The social investment sector in Latin America should not only support the integration of migrants in host countries, it should weigh in on the debate about how they are seen
Latin America has faced several migration waves in the last two centuries, and while this has produced several learnings, it seems that the development approach to understanding migration as a crisis remains unchanged. For us, at Latimpacto, the challenge lies not in migration itself but in how governments, influenced by media, are regulating it and how the migration and development nexus is misunderstood by development actors. The question is how philanthropists and impact-driven investors accompany migrants on their journey and help them prosper together within their host communities.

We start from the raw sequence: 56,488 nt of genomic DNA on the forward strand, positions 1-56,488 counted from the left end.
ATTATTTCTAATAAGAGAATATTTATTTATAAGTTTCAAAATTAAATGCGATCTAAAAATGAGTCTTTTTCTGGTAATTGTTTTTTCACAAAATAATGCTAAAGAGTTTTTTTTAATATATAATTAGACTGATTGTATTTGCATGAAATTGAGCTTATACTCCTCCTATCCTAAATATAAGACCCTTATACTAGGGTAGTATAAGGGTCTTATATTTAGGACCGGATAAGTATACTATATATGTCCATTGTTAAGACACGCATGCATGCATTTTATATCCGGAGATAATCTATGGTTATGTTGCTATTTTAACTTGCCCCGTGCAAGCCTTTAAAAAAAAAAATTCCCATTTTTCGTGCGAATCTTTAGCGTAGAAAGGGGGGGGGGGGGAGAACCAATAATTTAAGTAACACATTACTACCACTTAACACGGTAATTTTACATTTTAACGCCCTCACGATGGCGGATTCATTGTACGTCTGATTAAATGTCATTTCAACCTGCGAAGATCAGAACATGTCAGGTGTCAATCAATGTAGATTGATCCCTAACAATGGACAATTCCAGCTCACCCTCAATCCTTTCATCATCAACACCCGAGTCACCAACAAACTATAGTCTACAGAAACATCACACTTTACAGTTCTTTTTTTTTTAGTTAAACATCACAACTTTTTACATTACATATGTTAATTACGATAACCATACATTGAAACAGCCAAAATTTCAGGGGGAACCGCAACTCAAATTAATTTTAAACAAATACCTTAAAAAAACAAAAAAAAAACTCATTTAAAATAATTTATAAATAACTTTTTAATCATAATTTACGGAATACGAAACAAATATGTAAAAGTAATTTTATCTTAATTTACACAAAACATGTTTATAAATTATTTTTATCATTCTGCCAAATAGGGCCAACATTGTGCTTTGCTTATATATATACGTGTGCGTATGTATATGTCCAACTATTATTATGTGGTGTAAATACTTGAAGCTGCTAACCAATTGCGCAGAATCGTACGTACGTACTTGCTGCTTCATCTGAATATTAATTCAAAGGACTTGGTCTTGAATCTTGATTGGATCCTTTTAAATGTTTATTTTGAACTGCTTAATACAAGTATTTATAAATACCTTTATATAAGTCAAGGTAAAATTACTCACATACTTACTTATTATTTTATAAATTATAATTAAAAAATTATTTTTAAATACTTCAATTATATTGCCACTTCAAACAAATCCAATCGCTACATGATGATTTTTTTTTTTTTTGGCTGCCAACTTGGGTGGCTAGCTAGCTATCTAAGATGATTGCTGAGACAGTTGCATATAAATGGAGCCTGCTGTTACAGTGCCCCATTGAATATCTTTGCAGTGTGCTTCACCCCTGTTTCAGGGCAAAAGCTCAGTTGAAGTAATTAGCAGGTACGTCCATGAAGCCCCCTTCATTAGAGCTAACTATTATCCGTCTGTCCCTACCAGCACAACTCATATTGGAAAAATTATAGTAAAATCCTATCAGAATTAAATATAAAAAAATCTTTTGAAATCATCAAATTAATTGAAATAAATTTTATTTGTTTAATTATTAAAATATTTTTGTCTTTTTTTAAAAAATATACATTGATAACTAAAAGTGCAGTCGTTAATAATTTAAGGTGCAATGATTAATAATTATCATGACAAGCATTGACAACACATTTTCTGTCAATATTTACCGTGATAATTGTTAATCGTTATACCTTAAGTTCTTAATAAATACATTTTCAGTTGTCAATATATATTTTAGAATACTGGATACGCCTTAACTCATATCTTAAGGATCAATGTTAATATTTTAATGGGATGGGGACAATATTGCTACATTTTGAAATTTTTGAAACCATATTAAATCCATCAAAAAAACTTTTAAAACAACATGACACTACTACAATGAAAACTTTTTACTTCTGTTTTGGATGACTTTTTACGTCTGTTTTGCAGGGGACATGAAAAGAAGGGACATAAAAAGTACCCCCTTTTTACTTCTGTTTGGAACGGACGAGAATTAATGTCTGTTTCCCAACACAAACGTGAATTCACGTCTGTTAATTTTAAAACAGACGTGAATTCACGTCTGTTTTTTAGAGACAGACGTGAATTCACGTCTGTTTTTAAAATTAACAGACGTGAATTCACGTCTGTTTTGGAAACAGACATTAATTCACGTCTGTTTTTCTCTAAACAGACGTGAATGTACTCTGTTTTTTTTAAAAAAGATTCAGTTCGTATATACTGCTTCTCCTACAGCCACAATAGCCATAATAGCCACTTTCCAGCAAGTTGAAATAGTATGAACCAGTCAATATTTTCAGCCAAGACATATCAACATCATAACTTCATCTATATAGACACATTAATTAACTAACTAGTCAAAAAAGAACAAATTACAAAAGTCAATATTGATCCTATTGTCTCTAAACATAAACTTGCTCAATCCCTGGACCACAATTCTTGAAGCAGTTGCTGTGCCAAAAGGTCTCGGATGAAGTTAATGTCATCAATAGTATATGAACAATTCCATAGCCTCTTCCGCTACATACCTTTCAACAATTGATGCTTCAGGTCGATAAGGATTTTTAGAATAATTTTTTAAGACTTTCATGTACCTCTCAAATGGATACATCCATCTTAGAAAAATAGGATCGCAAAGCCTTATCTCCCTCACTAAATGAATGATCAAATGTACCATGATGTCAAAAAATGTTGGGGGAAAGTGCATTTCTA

Apart from the basic humanity which should dictate support and sympathy for those who have been uprooted, migrants provide crucial things to their new communities.
Despite the different economic, environmental, social and political crises in Latin America, the region offers multiple opportunities. This allows grantmakers and social investors to create long-lasting impact through innovative practices, beyond the common practices in partnership with other actors willing to deploy their capital more strategically.